In the tables involving VaR predictions alone, there are just a few cases where the SSM does not include all the considered models. When that happens, just one model is excluded. For portfolio 1, we have that all the models belong to the SSM when the VaR confidence level, \(\tau\), is equal to 1% or 5%, and that only model PearsonHist gets excluded when \(\tau =10\%\). For portfolio 2, all the models belong to the SSM when \(\tau =1\%\), only the HS model gets excluded when \(\tau =5\%\), and only the PearsonHist model gets excluded when \(\tau =10\%\). Finally, for portfolio 3, all the models belong to the SSM for all three levels of \(\tau\) we consider. Hence, the results regarding VaR predictions do not evidence much difference between static and dynamic models in terms of inclusion in the SSM, although the few excluded ones are static. It is worth highlighting that the newly proposed models, DGC and DGC FHS, can produce VaR predictions that allow them to belong to the SSM. From the second and fifth columns in each panel of Tables 11–13, we see that dynamic models usually rank high among the considered models. Based on the statistic \(\max _j T_{ij}\), the models DCC, DCC FHS, DGC, and DGC FHS are always in the first four positions. Based instead on the statistics \(T_{i\cdot }\), there are more cases where some of the static models are ranked in the first four positions, but, in any case, dynamic models are always in the first two positions. However, at least one of the newly proposed models, DGC and DGC FHS, usually ranks high with the statistic \(T_{i\cdot }\). To justify these results, we observe that the outofsample analysis uses a period—August 22, 2008 to January 7, 2022—characterized by episodes of turmoil in the markets. Indeed, the period includes the final part of the global financial crisis of 2007–2008, the European sovereign debt crisis of 2009 through the midtolate 2010s, 2011 Black Monday, and the stock market crash of 2020 caused by the COVID19 pandemic. Dynamic models rank high in Tables 11–13 because they describe financial time series in the presence of turmoil better than static models do. However, the rollingwindow approach applied to make VaR predictions allows static models to stay in the SSM.
As far as the joint prediction of VaR and ES is concerned, from Tables 14–16 we see that all the SSM consist only of the newly proposed DGC model. The results are consistent across portfolios and confidence levels of the two risk measures we forecast. This means that, for the three portfolios consisting of the four assets considered in our study and for the period of investigation, the DGC model produces joint VaR/ES predictions that are more accurate than the competing models.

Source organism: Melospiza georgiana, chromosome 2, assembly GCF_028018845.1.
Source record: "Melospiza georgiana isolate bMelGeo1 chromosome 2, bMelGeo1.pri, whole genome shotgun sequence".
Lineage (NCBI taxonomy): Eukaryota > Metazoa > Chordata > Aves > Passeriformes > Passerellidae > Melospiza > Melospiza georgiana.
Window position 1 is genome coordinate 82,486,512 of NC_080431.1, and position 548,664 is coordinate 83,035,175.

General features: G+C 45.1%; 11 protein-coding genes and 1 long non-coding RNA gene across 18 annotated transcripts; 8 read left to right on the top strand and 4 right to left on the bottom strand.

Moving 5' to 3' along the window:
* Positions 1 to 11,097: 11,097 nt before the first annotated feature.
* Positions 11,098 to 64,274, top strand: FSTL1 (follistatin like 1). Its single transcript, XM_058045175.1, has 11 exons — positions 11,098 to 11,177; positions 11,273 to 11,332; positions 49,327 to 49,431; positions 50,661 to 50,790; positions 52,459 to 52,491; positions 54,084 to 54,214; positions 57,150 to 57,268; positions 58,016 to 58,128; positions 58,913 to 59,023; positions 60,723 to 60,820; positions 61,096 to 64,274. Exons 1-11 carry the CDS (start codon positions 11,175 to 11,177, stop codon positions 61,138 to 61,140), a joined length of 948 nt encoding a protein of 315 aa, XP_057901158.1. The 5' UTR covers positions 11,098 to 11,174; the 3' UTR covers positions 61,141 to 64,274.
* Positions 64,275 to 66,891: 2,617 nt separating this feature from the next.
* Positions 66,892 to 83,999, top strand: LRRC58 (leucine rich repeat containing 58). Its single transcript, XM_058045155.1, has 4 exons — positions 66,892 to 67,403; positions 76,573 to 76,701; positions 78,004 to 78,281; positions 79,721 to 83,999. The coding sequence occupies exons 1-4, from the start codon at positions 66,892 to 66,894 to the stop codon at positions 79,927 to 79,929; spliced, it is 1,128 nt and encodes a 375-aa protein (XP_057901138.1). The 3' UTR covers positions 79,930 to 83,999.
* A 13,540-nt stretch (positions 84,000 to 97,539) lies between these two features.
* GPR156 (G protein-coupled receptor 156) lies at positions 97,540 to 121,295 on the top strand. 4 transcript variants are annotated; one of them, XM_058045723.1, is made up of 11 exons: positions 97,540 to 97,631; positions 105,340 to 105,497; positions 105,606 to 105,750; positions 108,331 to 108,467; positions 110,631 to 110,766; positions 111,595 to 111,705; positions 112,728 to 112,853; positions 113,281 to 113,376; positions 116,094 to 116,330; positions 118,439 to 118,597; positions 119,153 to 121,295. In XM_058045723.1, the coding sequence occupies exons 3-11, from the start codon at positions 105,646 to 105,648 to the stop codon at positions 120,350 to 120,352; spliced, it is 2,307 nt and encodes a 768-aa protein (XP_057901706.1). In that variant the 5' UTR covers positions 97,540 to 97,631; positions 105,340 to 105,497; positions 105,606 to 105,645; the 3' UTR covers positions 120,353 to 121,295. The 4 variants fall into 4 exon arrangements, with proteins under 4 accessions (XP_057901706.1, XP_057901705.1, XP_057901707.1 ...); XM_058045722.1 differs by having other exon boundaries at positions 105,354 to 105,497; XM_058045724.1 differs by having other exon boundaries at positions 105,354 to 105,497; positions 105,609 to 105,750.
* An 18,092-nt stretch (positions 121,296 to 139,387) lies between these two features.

Conclusions
Methods that produce accurate forecasts of risk measures like VaR and ES are essential in an environment where market turmoil and substantial losses for investors are becoming increasingly frequent. This study introduces a new method, DGC, to predict the two risk measures based on the dynamic version of the robust correlation proposed by Gerber et al. (2022) that extends Kendall’s Tau. As in DCC models, the proposed model is based—in a first stage of the estimation process—on univariate GARCH models. In an efficient way, the parameters in the recursions for the dynamic robust correlation matrix are estimated in the second stage. The distribution we use for estimating the DGC model captures asymmetries and fat tails in the returns, hence making a realistic assumption—especially in the presence of market turbulence. In an outofsample exercise, we tested the performance of the proposed DGC method in accurately forecasting only VaR or VaR and ES jointly for portfolios consisting of four assets. For three different diversified portfolios realistically selected by many investors, we first backtested ES for the alternative models under scrutiny. With the exception of the portfolios consisting mainly of equities for the case of the probability level \(1\%\), we did not reject the null of accurate ES predictions from models based on the DGC method. Finally, for VaR and ES corresponding to different probability levels, we derived the superior set of models using the Model Confidence Set procedure. We showed that for all the portfolios and VaR/ES confidence levels we consider, the DGC model is part of the superior set of models. Because the DGC method is based on realistic assumptions about financial returns and, compared to existing methods, makes accurate predictions of market risk, it represents a valid tool for investors and financial regulators, both of whom would be concerned about the impact of losses in a turbulent market environment. Additionally, the results of our empirical application provide insight useful for investors who wish to diversify their portfolios across different asset classes. A possible limitation of the proposed methodology is that it implies the same thickness of tails for each marginal density. Another limitation is that the skewness parameters are assumed to be static. Future research may delve into these issues. Indeed, it would be interesting to extend the model by including the skewness parameters evolving according to a Generalized Autoregressive Score model. Another interesting development of the paper could be the use of the proposed method for portfolio selection, which we also leave for future research.